How Literature is Studied in a Principle Approach Education
The cool, crisp air coupled with foggy mornings illuminated by the sunrise are here. How lovely to be greeted by the vibrant and jewel-tone garments of autumn when stepping outside. Hot tea and oatmeal or warm apple cobbler with omelettes, among other favorite breakfasts, awaken our family in the morning. Snug pajamas are often times the wardrobe of choice for our literature studies and discussions (be it in the mornings or evenings).
Our literature studies are more than just reading and discussing what we enjoy. We go pretty deep. Will you join me this lovely fall day as I walk you through what we do? I’m using Sir Walter Scott: Wizard of the North as an example because it’s a current read.
Below are five steps for how to do a Christian character literature study.
Step 1: Study the Plot
As you read through books with your children, take notes together about the order of events that take place. This is done by using the author’s words. If it’s a historical work, autobiography, or biography, look for God’s Providential Hand.
For older students, simply writing this down on a notebook page chapter by chapter is sufficient. However, older students and younger students may enjoy using a Sequence Chain notebook page where they can do thumbnail sketches or sentences of the story as the plot unfolds chapter by chapter.
Step 2: Study the Characterization
The main character alone could be the focus or a study of the supporting characters may be added (it depends on how much time you have or how in-depth you want your study to be). When doing this, a T-Chart is used with the left side titled “Internal Qualities” and the right side titled “External Qualities”. As you read through a book, you and your children pay attention to these details. Below is an example from our literature study of Sir Walter Scott: Wizard of the North:
So far, it might sound like a regular literature study. Yes? To apply the Principle Approach® method, this is where we slow down to consider the internal qualities. This is where you have two choices:
- Look at a positive character quality (ex. loving, kind, generous, lending a hand, joy, patient, etc.).
- Look at a negative character quality (ex. coveting, walking in offense, bitterness, holding grudges, quick to anger, etc.)
Once you decide which character quality you want to discuss, use Webster’s 1828 Dictionary to define that adjective for a proper understanding of what it means. Then you go to a concordance to search for Bible verses that talk about the character quality you are studying about. In doing so, you will find the Bible Principle for your lesson. Then a rich discussion may take place with you and your children.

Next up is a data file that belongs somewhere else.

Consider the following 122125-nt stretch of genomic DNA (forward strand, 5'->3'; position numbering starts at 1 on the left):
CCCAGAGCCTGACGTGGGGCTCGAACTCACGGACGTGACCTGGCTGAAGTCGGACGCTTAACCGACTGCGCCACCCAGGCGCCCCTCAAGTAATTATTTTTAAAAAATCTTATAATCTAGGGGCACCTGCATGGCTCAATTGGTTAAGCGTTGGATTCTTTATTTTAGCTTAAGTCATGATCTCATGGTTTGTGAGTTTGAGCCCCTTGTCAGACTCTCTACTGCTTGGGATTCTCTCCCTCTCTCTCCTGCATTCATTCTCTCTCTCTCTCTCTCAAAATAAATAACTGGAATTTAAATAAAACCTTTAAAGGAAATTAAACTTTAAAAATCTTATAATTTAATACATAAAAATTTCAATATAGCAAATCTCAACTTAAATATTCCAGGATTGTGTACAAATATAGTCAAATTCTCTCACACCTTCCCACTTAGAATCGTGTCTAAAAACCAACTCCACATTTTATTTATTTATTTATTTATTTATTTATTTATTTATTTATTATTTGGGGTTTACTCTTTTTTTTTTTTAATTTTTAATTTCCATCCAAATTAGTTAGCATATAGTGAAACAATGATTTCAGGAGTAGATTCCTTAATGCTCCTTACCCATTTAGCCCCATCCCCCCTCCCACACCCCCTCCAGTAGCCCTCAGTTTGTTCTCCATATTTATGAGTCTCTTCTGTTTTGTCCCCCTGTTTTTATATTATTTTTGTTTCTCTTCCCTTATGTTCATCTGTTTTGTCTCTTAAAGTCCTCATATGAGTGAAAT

With the help of the plot notes, in this discussion you help them see the cause to effect; that is to say, you help them see the cause of the internal quality and the external effect you read about. “This” heart attitude or thought life or action caused “this” to happen in the plot to the main character or others in the story. An example is below:
“A new baby son lay sleeping in the little cradle in Mother Scott’s room…”
“The months that passed were happy times in the Scott home.”
“Little Walter lay still and strange…”
“He is burning with fever, Walter.”
“The fever had crippled his right leg.”
The examples above are from Chapter 1 and they are listed in the Sir Walter Scott Teacher Guide ©2010, Foundation for American Christian Education, p. 23.
If the story tells about the person over a number of years, a study of the individual may be divided in the following way:
- The person in their youth,
- The person as a mature adult
Some observations to make about the main character(s):
- What is their response to their life’s circumstances?
- What is their response to failure?
- What is their response to success?
- What is their responsibility to their family, community, or nation?
- What contributions in life did the person make (personal or professional)?
- How did they deal with affliction or trials?
- What is their work ethic?
Characterization studies help us to consider our own selves: our strengths, our weaknesses, where we need to grow and change, and the development of the characters’ internal qualities over the course of the story.
Step 3: Study the Setting
There are many wonderful quotes by an author on the settings found throughout their work. The ones that appeal most to you and your children are the ones that you’ll take note of. I love this example from Sir Walter Scott: Wizard of the North:
It was summer in the Highlands. The blue sky held a golden sun and the heather-painted hills were softly lavender.
Step 4: Study the Theme
The author has a main message he or she is sharing. There are also sub-messages throughout a story. You have two choices here as well:
- Focus only on the main message that the author is sharing,
- Write down sub-messages from each chapter in addition to the main message.
The main message will likely be one of the Seven Loves of Literature that The Noah Plan® Literature Curriculum Guide teaches about on pp. 85-86.
Step 5: Study the Author
As already mentioned, the author has a message he or she wants to share. Learning about the author adds layers of meaning to the story and the message(s) in their work. The Noah Plan® Curriculum Guide on page 135 has us consider the following:
Identify the author in the light of the Chain of Christianity moving westward. Did this author contribute to Christian principles of literature? If the classic is a biography or historical work, give the students a background in terms of the individual period to be studied.
Please tell me, does this post help you understand how to implement the Principle Approach® method in literature studies? If you have any questions or suggestions, please share them in the comments below for our community.